Singapore Savings Bonds pay 3.32% yield – Buy now, or wait for higher yields?



When interest rates are going up, like they are right now, it is natural for investors to expect that interest rates will go up (and stay up) forever.

But I do want to caution against such thinking.

The way I see it, there is a real risk of economic growth surprising to the downside the next 12 months.

And the way things are set up, I think the next big move in interest rates is more likely to be down than up.

If you’re rolling most of your cash in 6 month T-Bills, there could be a real risk that in the next 1 – 2 years, you’re going to be rolling them over into a very different interest rate climate.

So I think this is a good time to start thinking about how to lock in current interest rates for longer, and Singapore Savings Bonds is one solution.

2 questions I wanted to address in today’s article:

  1. Are Singapore Savings Bonds a good buy?
  2. Should you buy Singapore Savings Bonds now or wait for higher yields?


Are Singapore Savings Bonds a good buy? – Singapore Savings Bonds pay up to 3.63% yield

In case you missed it – this month’s Singapore Savings Bonds are actually pretty attractive.

You’re looking at:

  • 3.21% for the first 6 years
  • Stepping up to as high as 3.63% for the 10th year

And an average yield of 3.32% over 10 years.

What are the alternatives out there – for investors looking for yield?

Let’s sum up the alternatives out there right now:


Risk Level


6-month T-Bills

No risk


10 year Singapore Bond

No risk


REITs (CICT or Ascendas REIT)

Low – Medium


US 2 year T-Bills

No risk (USD FX risk)


US 10 year Treasuries

No risk (USD FX risk)

4.93% (note withholding tax treatment)


Now Items 3 – 5 are a bit more complex because they carry risk of capital loss if you don’t know what you’re doing.

So we’ll discuss those in further detail in another article.

The main comparison is vs Items 1 and 2.

Singapore Savings Bonds compared vs T-Bills?

The main risk 6-month T-Bills carry is refinancing risk.

Yes the 3.87% risk is higher than SSBs at 3.21% – but you really don’t know where interest rates will be in 6 – 12 months time.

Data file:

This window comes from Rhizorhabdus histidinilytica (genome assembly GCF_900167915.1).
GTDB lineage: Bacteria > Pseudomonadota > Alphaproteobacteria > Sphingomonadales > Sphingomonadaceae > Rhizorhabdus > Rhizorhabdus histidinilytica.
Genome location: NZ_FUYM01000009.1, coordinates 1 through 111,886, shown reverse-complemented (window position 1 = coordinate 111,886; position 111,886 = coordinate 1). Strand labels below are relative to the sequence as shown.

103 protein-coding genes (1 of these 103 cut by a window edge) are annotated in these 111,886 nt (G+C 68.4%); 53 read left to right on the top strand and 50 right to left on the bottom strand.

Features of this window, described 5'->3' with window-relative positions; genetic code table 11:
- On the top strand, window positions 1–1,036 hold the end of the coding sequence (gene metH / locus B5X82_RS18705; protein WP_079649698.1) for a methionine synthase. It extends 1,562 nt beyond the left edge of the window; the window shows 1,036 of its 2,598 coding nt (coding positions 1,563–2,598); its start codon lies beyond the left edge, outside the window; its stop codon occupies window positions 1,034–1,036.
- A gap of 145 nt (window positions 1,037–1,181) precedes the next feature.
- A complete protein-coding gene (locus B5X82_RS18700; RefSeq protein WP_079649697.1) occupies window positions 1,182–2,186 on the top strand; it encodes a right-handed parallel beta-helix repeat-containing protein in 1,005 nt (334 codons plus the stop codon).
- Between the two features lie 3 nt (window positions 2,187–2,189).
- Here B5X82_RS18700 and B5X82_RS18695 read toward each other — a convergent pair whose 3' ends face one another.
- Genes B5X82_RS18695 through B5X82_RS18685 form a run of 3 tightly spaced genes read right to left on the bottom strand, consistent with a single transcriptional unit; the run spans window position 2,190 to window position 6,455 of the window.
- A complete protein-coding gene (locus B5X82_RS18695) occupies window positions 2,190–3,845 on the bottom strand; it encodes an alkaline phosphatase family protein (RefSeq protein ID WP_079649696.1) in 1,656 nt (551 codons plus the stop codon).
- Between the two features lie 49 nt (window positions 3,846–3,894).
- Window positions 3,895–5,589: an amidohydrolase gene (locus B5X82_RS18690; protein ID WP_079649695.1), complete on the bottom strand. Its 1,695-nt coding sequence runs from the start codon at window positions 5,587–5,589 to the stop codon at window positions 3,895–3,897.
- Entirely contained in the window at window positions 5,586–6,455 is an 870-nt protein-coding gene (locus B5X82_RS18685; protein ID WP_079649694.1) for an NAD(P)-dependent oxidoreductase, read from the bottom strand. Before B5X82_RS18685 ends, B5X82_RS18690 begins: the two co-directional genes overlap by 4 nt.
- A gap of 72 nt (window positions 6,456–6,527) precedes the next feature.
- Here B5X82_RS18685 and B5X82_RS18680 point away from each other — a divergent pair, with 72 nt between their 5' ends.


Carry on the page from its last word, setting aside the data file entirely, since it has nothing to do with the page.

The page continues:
This is huge, and I think investors are underestimating this.

Singapore Savings Bonds compared vs 10 year SGS Bonds?

The main risk 10 year SGS Bonds carry – is the fact that these bonds only mature 10 years later.

10 years is a very long time.

If you decide you want the money before 10 years, the only way out is to sell the bonds on the open market.

Where the price depends on where interest rates are.

I would say 10 year SGS Bonds are good if you want to make a bet on interest rates going down.

But if you are just looking to collect the yield it’s not so great.

Singapore Savings Bonds lock in decent yield for 10 years, with no risk of capital loss

Viewed this way, the Singapore Savings Bonds is kind of a cash-bond hybrid.

It allows you to lock in decent interest rates for the next 10 years.

And unlike long duration bonds, there is zero risk of capital loss even if you want to exit before maturity.

If interest rates go up, you can just redeem the SSBs any time and get your full principal back with  accrued interest.

For investors who want to lock in yields, and don’t want to bet on interest rate movements, I think they are a good option.

Should you buy Singapore Savings Bonds now or wait for higher yields?

Now the second question – should you buy SSBs now or wait for higher yields?

There’s really 2 parts to this question:

  1. Will SSB yields go even higher next month(s)?
  2. Will you get full allotment for SSBs?

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Will SSB yields go even higher next month(s)?

Singapore Savings Bonds yields track the average yield 10 year Singapore government security for the previous month.

The average yield on the 10 year SGS this month so far, is about 3.3 – 3.5%.

Put that together, and you might see next month’s Singapore Savings Bonds offer around:

  • 3.4% for 10 years
  • 3.3% for first 5 years or so

Compared to the latest Singapore Savings Bonds – it’s definitely slightly better.

But it’s only marginally better.

So we’ll want to look at point 2 as well – whether you will get full allotment.